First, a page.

Photolithography is a technique commonly used in the design of the micro-fluidic devices. It is used to create a template for the device (process shown in Figure 2). In photolithography, a liquid substance, called photoresist, is poured onto a flat surface and then is exposed to UV light. The UV light initiates cer­tain chemical reactions in the photoresist which effectively solidify it where ex­posed. If this process is controlled, such as through the use of the UV reflective Mylar mask, exposure can be made to only certain areas of the photoresist. It is through these means that we etched the raised features of our design on a pho­toresist template, creating a master for soft lithography used later in the study to fabricate the device.


Figure 2.The photolithography process used in study. The steps progress as follows: Photoresist is spun on the silicon wafer (A), wafer is “soft baked” in which solvent of photoresist is evaporated (B), mylar mask is aligned and photoresist is exposed to UV light, initiating cross linking between molecules (C), post exposure bake, during which cross linking mainly takes place (D), SU-8 developer is spun on wafer and washes away excess SU-8 (E).


Soft Lithography.

Soft lithography is a frequently used process throughout microfluidics today and is ideal for creating the RFF device [2]. Polydimethylsiloxane (PDMS), an inert and hydrophobic material, was poured onto a design template created from photolithography. PDMS was used in the device construction primarily due to its hydrophobic attributes, hoping that it would retain solutions in the channels more aptly. Later, through a process accelerated by heating, the PDMS cures and is able to be used as a device. Using the template we had created earli­er, two PDMS faces (labeled in Figure 3) were created through soft lithography. These faces serve as the main components of the design, having the channels which transfer the liquid.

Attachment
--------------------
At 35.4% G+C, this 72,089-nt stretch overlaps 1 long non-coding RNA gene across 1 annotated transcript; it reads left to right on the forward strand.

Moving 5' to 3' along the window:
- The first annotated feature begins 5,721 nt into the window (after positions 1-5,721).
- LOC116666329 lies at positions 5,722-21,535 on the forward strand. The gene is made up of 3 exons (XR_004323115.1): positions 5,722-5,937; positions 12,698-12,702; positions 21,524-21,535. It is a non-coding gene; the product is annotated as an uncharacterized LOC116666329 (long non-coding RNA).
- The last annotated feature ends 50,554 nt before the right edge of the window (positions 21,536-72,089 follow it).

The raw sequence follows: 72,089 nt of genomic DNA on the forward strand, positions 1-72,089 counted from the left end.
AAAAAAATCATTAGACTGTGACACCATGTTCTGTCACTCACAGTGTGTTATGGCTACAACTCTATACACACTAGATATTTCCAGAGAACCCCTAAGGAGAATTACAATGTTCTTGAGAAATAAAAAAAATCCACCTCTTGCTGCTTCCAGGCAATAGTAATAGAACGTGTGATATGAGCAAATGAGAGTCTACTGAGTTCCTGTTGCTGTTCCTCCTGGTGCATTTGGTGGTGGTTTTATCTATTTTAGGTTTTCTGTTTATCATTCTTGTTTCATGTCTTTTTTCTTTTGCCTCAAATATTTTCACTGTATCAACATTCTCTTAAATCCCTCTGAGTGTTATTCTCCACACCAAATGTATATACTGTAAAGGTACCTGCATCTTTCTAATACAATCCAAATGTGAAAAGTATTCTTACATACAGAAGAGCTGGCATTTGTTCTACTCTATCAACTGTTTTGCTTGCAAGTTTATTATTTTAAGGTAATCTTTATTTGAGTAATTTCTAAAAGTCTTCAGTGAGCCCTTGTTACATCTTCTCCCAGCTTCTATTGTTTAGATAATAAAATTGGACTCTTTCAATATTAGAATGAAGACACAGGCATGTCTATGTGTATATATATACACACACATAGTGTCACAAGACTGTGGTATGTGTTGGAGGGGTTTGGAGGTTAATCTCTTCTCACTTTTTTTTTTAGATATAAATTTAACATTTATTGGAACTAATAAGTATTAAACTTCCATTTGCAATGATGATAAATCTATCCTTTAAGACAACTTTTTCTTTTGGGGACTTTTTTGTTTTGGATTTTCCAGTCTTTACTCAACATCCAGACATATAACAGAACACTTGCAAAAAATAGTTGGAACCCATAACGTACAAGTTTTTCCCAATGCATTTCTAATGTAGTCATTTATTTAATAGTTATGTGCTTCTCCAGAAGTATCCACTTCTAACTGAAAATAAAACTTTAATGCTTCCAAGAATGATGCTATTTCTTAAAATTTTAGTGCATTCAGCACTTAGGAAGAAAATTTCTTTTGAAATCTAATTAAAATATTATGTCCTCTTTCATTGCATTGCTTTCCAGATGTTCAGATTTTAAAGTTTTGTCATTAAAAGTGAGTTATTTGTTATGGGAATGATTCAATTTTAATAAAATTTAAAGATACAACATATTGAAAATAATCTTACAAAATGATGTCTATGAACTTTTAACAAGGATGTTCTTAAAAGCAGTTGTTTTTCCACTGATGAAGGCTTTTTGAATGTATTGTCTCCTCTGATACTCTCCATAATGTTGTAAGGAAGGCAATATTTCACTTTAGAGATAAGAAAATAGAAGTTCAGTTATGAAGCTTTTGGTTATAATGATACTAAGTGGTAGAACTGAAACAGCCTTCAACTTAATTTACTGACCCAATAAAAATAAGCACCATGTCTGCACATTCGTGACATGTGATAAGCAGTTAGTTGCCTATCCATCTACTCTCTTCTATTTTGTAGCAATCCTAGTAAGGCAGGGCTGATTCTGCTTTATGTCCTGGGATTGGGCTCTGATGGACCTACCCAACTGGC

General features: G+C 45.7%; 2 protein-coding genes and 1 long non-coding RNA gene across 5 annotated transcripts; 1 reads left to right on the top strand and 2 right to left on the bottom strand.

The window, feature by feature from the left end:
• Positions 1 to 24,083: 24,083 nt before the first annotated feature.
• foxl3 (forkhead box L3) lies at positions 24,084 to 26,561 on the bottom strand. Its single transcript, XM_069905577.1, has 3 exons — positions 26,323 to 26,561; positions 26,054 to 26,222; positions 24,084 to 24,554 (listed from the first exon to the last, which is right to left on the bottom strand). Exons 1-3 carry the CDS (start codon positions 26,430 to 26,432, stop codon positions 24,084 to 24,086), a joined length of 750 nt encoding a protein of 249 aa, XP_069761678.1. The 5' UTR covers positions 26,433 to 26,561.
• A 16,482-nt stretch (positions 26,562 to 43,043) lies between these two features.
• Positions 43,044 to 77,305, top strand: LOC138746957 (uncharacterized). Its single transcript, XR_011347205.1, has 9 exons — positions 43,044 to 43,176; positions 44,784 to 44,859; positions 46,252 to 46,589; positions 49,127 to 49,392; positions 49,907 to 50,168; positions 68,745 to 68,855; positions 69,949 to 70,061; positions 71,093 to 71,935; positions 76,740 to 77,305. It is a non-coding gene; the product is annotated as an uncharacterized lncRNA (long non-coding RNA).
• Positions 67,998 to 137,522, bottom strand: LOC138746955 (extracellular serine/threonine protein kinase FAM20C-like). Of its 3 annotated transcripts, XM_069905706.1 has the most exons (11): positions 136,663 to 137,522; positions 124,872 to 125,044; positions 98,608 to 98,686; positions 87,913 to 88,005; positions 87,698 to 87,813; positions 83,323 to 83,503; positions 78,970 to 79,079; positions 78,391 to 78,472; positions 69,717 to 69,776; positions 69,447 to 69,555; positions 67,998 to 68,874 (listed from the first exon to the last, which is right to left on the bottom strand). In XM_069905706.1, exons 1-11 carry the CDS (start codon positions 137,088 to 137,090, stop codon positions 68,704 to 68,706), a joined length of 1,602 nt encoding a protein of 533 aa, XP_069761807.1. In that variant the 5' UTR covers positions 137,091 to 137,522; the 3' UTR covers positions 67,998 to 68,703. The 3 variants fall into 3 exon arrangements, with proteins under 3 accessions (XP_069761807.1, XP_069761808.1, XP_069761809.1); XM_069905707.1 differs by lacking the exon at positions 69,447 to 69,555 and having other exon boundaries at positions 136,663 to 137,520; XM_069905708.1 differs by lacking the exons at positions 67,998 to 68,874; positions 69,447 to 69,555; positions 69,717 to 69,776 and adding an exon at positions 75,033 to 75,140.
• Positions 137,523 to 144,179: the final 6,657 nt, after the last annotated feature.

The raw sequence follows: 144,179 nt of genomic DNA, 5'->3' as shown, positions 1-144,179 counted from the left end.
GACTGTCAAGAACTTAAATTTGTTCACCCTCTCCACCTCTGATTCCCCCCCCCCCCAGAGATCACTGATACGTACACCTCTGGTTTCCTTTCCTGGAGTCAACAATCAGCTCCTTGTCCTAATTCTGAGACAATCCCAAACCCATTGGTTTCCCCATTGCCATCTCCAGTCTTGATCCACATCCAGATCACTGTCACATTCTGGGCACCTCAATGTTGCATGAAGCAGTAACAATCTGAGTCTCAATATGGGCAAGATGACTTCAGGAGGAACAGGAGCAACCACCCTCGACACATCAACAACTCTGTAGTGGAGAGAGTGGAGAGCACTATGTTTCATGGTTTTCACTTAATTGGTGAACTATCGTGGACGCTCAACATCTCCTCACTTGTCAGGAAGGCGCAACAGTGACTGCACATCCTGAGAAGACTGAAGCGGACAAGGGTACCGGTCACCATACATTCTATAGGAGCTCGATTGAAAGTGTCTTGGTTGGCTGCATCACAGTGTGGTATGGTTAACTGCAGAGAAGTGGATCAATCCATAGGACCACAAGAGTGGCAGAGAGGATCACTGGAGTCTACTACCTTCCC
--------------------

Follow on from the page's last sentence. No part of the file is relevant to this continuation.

Fabrication of Mechanical Components.

Once the PDMS faces were complete, the construction of the mechanical parts of the device followed. The faces were first adhered via static attraction to two borosilicate glass discs. Holes in the glass were drilled to access the PDMS channels. These glass discs were then attached at their center to brass flange bushings. The bushings were next placed on a stainless steel rod, which acted as the device’s axis of rotation. Finally the two faces were placed flush together, allowing the circular channels of the design to align. To prevent friction during rotation and to prevent some leakage during testing, vacuum grease was added to the faces. The completed device is shown in Figure 3.


Figure 3. The completed devices with each PDMS face (A). The in­put (B) and output (C) are placed in the 800 micron ports connected to the circular channels (D). Th e output is similarly situated only op­posite the input, although on the same channel. The bushings (E) are attached to the glass discs (F), and axis (G). Each face is in contact during operation and rotated at low rpms.


Experimental Procedure.

To test the RFF’s ability to pass fluids from a stationary to rotating face, two syringes were connected to the PDMS channels through the drilled holes in the glass. On one side of the device, a syringe filled with a green dye solution was connected to a channel with peek tubing (labeled B in Figure 3), a very small volume tube. This green dye would be run through the device and collected on the opposite face in an empty syringe (attached at peek tubing labeled C). As the dye was run through the device, each face was rotating at low speeds in op­posite directions, which was intended to illustrate the conditions under which a centrifugal device might operate. During operation, the progress of the dye and any signs of leakage were observed by the naked eye through the transparent glass discs (Figure 3F).